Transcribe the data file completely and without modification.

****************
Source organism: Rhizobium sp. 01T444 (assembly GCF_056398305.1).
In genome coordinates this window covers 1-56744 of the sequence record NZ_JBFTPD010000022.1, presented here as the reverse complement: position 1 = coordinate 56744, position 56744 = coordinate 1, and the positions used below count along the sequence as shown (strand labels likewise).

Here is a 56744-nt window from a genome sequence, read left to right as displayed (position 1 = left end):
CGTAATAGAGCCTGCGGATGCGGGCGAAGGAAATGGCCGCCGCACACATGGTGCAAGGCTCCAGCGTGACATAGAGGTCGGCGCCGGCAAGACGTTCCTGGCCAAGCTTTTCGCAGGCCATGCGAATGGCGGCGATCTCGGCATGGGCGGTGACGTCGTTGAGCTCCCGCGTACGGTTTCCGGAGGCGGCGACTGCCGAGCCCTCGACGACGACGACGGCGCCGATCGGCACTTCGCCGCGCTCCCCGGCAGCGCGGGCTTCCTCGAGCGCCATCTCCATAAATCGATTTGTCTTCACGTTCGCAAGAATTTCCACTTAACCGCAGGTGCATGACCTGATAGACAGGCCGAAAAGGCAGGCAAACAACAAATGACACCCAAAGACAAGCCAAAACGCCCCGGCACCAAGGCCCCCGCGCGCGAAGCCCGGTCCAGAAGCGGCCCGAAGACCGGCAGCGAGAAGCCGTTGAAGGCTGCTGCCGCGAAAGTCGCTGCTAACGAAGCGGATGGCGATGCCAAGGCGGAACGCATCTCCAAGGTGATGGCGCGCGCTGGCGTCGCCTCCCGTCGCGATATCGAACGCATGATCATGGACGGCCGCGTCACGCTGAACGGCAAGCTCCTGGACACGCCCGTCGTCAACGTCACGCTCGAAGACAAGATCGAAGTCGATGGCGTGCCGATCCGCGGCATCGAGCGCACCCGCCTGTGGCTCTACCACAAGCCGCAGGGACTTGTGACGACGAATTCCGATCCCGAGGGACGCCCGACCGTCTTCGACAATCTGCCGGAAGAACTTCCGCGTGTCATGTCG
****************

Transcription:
Source organism: Rhizobium sp. 01T444 (assembly GCF_056398305.1).
In genome coordinates this window covers 1-56744 of the sequence record NZ_JBFTPD010000022.1, presented here as the reverse complement: position 1 = coordinate 56744, position 56744 = coordinate 1, and the positions used below count along the sequence as shown (strand labels likewise).

Here is a 56744-nt window from a genome sequence, read left to right as displayed (position 1 = left end):
CGTAATAGAGCCTGCGGATGCGGGCGAAGGAAATGGCCGCCGCACACATGGTGCAAGGCTCCAGCGTGACATAGAGGTCGGCGCCGGCAAGACGTTCCTGGCCAAGCTTTTCGCAGGCCATGCGAATGGCGGCGATCTCGGCATGGGCGGTGACGTCGTTGAGCTCCCGCGTACGGTTTCCGGAGGCGGCGACTGCCGAGCCCTCGACGACGACGACGGCGCCGATCGGCACTTCGCCGCGCTCCCCGGCAGCGCGGGCTTCCTCGAGCGCCATCTCCATAAATCGATTTGTCTTCACGTTCGCAAGAATTTCCACTTAACCGCAGGTGCATGACCTGATAGACAGGCCGAAAAGGCAGGCAAACAACAAATGACACCCAAAGACAAGCCAAAACGCCCCGGCACCAAGGCCCCCGCGCGCGAAGCCCGGTCCAGAAGCGGCCCGAAGACCGGCAGCGAGAAGCCGTTGAAGGCTGCTGCCGCGAAAGTCGCTGCTAACGAAGCGGATGGCGATGCCAAGGCGGAACGCATCTCCAAGGTGATGGCGCGCGCTGGCGTCGCCTCCCGTCGCGATATCGAACGCATGATCATGGACGGCCGCGTCACGCTGAACGGCAAGCTCCTGGACACGCCCGTCGTCAACGTCACGCTCGAAGACAAGATCGAAGTCGATGGCGTGCCGATCCGCGGCATCGAGCGCACCCGCCTGTGGCTCTACCACAAGCCGCAGGGACTTGTGACGACGAATTCCGATCCCGAGGGACGCCCGACCGTCTTCGACAATCTGCCGGAAGAACTTCCGCGTGTCATGTCG